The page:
What I like to ask in JavaScript interviews

Photo by Christian Holzinger on Unsplash

About a year ago, I started interviewing people for front-end positions. We work with a “modern” stack (react, graphql, node and so on), but knew it would be hard to find people with this experience. Training people to use React is not a problem, but we still do expect a certain understanding of JavaScript. We met people who use JavaScript, but never dug into the language. Some are juste discovering the language, many come from other languages and learnt to use JS on the fly.

This article should interest you if you’re starting to interview people (since these are relatively standard questions), or if you’re a junior developer preparing for interviews.

Focus on commonly used APIs

I like to start by asking “What is a Promise?”. Often, the person will start talking about HTTP calls, fetch or REST. That can be a sign of someone using but not understanding exactly their purpose. I expect people to have some form of understanding of the tool they use, and not being able to make the difference between the tool and what its uses are, is not good. I also ask the interviewee if they know other patterns/features that can used instead of promises (e.g. callbacks, async/await, observables). What I like with this follow up, is that it indicates that the interviewee follows the evolution of JavaScript. For instance, I don’t think that knowing how to use observables is important, but knowing that they exist and how they work is at least a sign of curiosity.

Depending on how the previous questions went, I can go easier, or not. If the person failed to answer, following up with an easier one have several benefits. If the person cannot answer either, it’s a strong sign that the person is just discovering JavaScript. On the other hand, most of the time, they will find answers, which will make they more confident. Starting an interview with a stream of questions you cannot answer is hard for the morale.

As an easy question, I ask to cite some functions of the prototype of Array (some, reduce, map, etc.) and how they work, features of ES2015/2016 (I often also ask if an object assigned with a const is mutable and the difference between an arrow function and a normal one (hint, it’s the this)).

I have several “harder” questions, and most of them are related to “how the language work”, rather than “what is this obscure JS API”. There are so many ways to write JS, so many libraries, and so many APIs, that I don’t think that knowing them (or not) is important. There was a thread on Twitter a bit ago of famous senior developers telling what were the basic APIs that they would google everyday when coding. For me, it’s slice and splice. I cannot remember the difference, and how they arguments work. But does it really matter? I can check it in thirty seconds.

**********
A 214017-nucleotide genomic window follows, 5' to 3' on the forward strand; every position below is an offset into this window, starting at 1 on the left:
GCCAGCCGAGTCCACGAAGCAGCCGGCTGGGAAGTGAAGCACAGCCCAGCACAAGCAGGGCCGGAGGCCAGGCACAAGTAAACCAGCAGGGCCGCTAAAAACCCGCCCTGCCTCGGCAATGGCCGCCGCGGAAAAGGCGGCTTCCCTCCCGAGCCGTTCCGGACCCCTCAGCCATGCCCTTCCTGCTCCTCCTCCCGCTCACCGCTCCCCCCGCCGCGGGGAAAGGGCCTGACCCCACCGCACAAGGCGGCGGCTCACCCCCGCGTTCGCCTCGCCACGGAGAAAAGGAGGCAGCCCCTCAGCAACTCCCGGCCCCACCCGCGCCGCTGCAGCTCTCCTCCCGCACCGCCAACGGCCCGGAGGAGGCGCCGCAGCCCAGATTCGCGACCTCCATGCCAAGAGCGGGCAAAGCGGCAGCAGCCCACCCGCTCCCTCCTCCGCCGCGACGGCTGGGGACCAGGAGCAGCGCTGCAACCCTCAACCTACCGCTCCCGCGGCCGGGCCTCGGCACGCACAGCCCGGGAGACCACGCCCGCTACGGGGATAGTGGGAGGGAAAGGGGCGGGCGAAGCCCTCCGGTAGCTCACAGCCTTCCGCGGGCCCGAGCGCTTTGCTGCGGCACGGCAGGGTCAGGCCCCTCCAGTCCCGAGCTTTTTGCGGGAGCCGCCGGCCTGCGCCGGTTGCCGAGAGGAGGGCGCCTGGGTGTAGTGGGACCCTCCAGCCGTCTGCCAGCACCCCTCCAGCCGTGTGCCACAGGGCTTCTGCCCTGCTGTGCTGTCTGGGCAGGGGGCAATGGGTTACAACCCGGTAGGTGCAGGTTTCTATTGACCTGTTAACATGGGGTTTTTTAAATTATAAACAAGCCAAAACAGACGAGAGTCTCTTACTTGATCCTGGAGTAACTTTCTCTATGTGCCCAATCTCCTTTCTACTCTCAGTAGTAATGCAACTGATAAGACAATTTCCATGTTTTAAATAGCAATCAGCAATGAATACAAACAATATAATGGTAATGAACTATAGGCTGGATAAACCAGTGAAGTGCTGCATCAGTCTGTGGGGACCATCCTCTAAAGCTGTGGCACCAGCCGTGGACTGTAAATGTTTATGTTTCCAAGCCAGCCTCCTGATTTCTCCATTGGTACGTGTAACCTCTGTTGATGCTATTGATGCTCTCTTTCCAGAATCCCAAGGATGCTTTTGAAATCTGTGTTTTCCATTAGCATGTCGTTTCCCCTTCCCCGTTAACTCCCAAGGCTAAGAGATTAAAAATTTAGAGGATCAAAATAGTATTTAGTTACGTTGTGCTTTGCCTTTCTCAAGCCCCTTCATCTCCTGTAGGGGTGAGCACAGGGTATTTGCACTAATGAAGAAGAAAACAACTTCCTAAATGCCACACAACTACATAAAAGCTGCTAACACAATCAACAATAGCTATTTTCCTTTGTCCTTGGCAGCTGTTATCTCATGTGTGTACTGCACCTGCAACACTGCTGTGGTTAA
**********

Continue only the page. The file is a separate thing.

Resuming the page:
I also used to ask for languages quirks, but I’m less and less convinced it’s important (e.g. , ). No strong feeling about that.

How JS and the DOM work

Now comes the time to check if the interviewee understands how the language work. What is the scope of a function (this can be introduced with a question regarding closures)? What is its context (or what is the role of the function bind)? How does inheritance work in JavaScript, and how does the prototype chain works? What is event delegation/propagation? How does the event loop works? The first time I was asked the previous question, I didn’t exactly know where to go or what to explain. The interviewer then asked me what happens when there’s a why infinite loop (a while true). Here what we want to understand, is that it blocks the main thread, and also blocks the UI, preventing any user interaction.

These questions are framework agnostic, and these show that the interviewee wants to understand why JavaScript works this way. I believe that this is one of the strongest sign of the “potential” of a junior developer, and how good they’ll be at learning new things. Having specific experience, side-projects, being aware of the latest libraries is good, but mostly indicates free-time(not everyone can afford to work on their free-time, and I don’t expect that from my coworkers).

If you think I’m missing something, or if you know other questions, I’m all ear! You can also reach me on twitter.

I write React apps for @Extia. I now blog at https://augustinlf.com.

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